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The Work of Mourning of 9/11 in U. S. A

Oh, Bonghee 1

1경남대학교

Accredited

ABSTRACT

The Work of Mourning of 9/11 in U. S. Abonghee OHThis paper explores the work of mourning of 9/11 in the United States, focusingon the project of building the National September 11 Memorial managed by theLower Manhattan Development Corporation(LMDC) and the War on Terrordeclared by the George W. Bush administration in the wake of 9/11. This paper first looks at the project of building the Natioanl September 11Memorial and considers what was at stake in achieving this project. It also examinesthe limitations of the project. This paper argues that, in spite of the efforts tomourn the victims in significant and meaningful ways, the work of mourningin the memorial project fails at least in two respects. First, the memorial project“began so soon” right after 9/11 that the victims’ families were not given enoughtime to mourn their loved ones. Second, the project were permeated with Americannationalism and patriotism, which made the 316 non-American victims of 9/11invisible and forgotten. Then, it goes on to examine the War on Terror becausethe War on Terror epitomized the failure of mourning due to these causes. Inhis address to the nation delivered on the very day of 9/11, President GeorgeW. Bush stated that “America was targeted for the attack because we’re the brightestbeacon for freedom and opportunity in the world” and that the terrorists failedto threaten America into chaos. He also stated that America is in “the war againstterrorism.” These statements were a futile reassertion of the illusion of Americaninvulnerability and a prohibition of mourning in favor of violent military responsesto 9/11. American nationalism also underlies Bush’s official naming of September11 as “Patriot Day.” The victims were sacrificed because they were at the sitewhen terrorists attacked, which implies that their death had nothing to do withAmerican patriotism. Naming September 11 as Patriot Day was an act of imbuingthe absurdity of the victims’ death with a false meaning and an act of forgettingthe non-American victims. The failure of the work of mourning of 9/11 consisted in the inability to recognizehuman vulnerability and interdependence and the inability to mourn not onlyAmerican victims but also non-American victims killed in 9/11 and the War onTerror. A meaningful and significant mourning could be possible when we realizesthat all human beings are exposed to one another and their lives are interdependenton one another. September Eleventh Families for Peaceful Tomorrows welldemonstrated this kind of mourning. When most Americans supported violentretaliations, Peaceful Tomorrows made pleas for nonviolent responses to 9/11. Turning their grief into action for peace, its members work “to create a saferand more peaceful world for everyone,” not only for Americans. Their effortto mourn in meaningful and nonviolent ways delivers the message that a disasterlike 9/11 should not happen anywhere.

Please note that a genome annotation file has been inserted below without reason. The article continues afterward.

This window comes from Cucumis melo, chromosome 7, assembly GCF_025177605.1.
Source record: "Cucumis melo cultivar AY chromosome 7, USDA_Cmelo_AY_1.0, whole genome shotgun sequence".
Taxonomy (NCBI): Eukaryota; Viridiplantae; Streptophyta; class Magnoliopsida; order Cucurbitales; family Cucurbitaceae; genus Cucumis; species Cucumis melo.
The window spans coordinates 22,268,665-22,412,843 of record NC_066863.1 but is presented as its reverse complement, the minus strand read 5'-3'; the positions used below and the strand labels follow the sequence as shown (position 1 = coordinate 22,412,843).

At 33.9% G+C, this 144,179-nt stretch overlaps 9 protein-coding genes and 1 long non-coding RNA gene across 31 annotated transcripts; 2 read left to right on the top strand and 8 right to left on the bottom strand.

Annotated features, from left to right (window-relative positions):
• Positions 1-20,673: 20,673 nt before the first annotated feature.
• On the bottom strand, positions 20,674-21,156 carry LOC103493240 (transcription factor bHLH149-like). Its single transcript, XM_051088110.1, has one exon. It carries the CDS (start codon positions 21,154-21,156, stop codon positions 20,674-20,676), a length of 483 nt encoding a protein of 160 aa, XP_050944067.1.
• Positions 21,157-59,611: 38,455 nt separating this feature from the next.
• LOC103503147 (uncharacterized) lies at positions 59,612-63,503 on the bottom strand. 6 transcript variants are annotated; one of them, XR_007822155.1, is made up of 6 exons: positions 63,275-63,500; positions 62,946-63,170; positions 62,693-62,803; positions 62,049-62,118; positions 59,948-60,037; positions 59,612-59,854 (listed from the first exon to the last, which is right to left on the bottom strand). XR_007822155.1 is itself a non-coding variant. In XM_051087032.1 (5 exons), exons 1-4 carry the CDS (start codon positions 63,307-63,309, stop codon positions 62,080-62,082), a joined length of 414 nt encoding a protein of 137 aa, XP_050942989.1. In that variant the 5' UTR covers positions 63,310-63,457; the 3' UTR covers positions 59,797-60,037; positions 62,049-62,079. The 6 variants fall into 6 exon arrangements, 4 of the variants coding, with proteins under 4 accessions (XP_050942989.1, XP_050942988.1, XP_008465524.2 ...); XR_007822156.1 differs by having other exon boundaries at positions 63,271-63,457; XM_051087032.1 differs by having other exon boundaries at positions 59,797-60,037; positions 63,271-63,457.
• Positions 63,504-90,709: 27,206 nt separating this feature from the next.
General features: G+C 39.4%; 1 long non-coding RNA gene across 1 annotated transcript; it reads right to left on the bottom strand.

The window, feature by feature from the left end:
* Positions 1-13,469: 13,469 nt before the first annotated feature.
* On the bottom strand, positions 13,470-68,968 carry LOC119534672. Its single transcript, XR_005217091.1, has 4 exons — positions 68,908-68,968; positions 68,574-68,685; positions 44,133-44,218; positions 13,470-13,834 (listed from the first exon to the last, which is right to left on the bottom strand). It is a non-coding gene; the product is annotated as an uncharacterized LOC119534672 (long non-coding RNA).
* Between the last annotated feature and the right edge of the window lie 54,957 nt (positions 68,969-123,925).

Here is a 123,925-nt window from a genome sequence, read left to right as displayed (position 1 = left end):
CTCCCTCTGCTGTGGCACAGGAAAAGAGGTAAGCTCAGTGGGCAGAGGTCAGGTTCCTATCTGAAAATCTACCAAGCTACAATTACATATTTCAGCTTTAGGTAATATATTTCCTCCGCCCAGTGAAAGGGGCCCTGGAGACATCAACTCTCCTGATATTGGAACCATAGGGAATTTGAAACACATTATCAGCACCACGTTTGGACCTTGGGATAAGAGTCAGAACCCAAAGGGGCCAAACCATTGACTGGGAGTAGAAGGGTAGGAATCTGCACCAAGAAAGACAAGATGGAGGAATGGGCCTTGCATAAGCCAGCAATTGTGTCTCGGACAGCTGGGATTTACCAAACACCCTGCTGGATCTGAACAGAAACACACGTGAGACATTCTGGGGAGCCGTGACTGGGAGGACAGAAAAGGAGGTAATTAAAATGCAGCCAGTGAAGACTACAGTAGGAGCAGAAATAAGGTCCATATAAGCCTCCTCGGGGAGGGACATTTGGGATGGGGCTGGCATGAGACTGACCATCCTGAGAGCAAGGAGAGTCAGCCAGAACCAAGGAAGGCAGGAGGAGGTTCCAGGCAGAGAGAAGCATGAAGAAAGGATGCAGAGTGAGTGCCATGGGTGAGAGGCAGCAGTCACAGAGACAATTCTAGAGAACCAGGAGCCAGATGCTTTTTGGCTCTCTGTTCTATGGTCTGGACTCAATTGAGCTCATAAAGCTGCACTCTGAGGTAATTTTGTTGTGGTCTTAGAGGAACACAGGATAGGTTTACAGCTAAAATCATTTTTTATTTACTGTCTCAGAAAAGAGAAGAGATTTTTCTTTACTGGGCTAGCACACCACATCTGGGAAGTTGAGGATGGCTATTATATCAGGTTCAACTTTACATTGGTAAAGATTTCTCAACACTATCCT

Citation status

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